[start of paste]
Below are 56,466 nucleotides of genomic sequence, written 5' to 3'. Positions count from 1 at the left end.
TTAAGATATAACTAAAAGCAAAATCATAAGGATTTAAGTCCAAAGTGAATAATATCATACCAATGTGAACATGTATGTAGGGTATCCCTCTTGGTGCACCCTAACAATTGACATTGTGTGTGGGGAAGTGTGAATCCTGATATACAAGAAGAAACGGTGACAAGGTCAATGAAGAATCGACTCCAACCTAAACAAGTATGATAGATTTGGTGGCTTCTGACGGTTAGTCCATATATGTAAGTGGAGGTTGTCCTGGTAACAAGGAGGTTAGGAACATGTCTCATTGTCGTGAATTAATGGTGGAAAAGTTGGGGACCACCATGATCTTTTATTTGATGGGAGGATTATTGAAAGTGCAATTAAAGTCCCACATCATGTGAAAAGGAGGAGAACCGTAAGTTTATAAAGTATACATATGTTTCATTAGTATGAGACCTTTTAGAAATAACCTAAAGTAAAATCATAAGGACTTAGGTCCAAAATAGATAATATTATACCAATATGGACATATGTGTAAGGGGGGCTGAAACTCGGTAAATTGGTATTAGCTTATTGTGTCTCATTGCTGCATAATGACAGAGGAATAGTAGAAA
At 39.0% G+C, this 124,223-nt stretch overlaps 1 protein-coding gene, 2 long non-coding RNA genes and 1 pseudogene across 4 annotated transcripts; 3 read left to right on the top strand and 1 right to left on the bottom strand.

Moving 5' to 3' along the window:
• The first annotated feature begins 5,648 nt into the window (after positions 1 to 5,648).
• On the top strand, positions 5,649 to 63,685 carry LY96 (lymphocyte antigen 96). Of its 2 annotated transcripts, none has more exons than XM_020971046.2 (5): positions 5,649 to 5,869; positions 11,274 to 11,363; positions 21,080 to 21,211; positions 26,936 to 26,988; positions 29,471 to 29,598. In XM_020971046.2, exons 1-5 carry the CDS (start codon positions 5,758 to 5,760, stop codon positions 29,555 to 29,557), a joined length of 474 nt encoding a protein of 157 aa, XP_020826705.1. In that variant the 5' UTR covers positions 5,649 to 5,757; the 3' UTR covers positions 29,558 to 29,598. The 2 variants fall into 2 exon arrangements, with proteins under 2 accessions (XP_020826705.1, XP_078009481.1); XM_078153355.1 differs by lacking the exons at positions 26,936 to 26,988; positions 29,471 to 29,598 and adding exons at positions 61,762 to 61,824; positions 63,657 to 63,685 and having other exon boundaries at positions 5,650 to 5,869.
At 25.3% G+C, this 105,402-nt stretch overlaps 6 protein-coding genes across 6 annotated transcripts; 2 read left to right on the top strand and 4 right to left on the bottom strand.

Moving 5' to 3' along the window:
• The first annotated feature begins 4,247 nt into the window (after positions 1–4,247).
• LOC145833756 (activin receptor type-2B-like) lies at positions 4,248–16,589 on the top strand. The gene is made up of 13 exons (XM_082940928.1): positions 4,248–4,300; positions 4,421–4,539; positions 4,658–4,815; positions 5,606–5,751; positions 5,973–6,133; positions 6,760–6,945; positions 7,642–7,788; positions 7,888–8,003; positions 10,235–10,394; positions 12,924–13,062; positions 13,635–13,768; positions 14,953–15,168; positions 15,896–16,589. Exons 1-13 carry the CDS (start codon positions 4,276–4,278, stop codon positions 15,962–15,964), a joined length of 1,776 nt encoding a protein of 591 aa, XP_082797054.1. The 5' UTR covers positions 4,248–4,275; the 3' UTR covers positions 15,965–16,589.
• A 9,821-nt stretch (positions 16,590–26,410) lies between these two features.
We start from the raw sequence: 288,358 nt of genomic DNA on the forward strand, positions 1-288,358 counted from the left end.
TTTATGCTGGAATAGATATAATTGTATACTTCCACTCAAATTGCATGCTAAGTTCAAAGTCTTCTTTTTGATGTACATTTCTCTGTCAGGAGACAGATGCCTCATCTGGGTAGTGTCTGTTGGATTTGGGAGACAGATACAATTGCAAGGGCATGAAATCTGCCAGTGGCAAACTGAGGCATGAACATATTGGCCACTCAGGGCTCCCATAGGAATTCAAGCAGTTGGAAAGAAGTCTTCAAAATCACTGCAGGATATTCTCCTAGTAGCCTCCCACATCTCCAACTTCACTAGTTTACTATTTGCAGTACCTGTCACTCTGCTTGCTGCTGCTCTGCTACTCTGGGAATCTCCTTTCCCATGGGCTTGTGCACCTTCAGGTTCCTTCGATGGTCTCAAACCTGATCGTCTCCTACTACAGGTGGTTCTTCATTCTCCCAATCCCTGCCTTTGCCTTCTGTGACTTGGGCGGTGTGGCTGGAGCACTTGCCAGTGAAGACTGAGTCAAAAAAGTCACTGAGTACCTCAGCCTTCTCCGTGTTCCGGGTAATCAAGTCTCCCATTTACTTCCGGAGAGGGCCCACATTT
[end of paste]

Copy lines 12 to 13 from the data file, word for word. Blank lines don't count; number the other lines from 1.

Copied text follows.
We start from the raw sequence: 288,358 nt of genomic DNA on the forward strand, positions 1-288,358 counted from the left end.
TTTATGCTGGAATAGATATAATTGTATACTTCCACTCAAATTGCATGCTAAGTTCAAAGTCTTCTTTTTGATGTACATTTCTCTGTCAGGAGACAGATGCCTCATCTGGGTAGTGTCTGTTGGATTTGGGAGACAGATACAATTGCAAGGGCATGAAATCTGCCAGTGGCAAACTGAGGCATGAACATATTGGCCACTCAGGGCTCCCATAGGAATTCAAGCAGTTGGAAAGAAGTCTTCAAAATCACTGCAGGATATTCTCCTAGTAGCCTCCCACATCTCCAACTTCACTAGTTTACTATTTGCAGTACCTGTCACTCTGCTTGCTGCTGCTCTGCTACTCTGGGAATCTCCTTTCCCATGGGCTTGTGCACCTTCAGGTTCCTTCGATGGTCTCAAACCTGATCGTCTCCTACTACAGGTGGTTCTTCATTCTCCCAATCCCTGCCTTTGCCTTCTGTGACTTGGGCGGTGTGGCTGGAGCACTTGCCAGTGAAGACTGAGTCAAAAAAGTCACTGAGTACCTCAGCCTTCTCCGTGTTCCGGGTAATCAAGTCTCCCATTTACTTCCGGAGAGGGCCCACATTT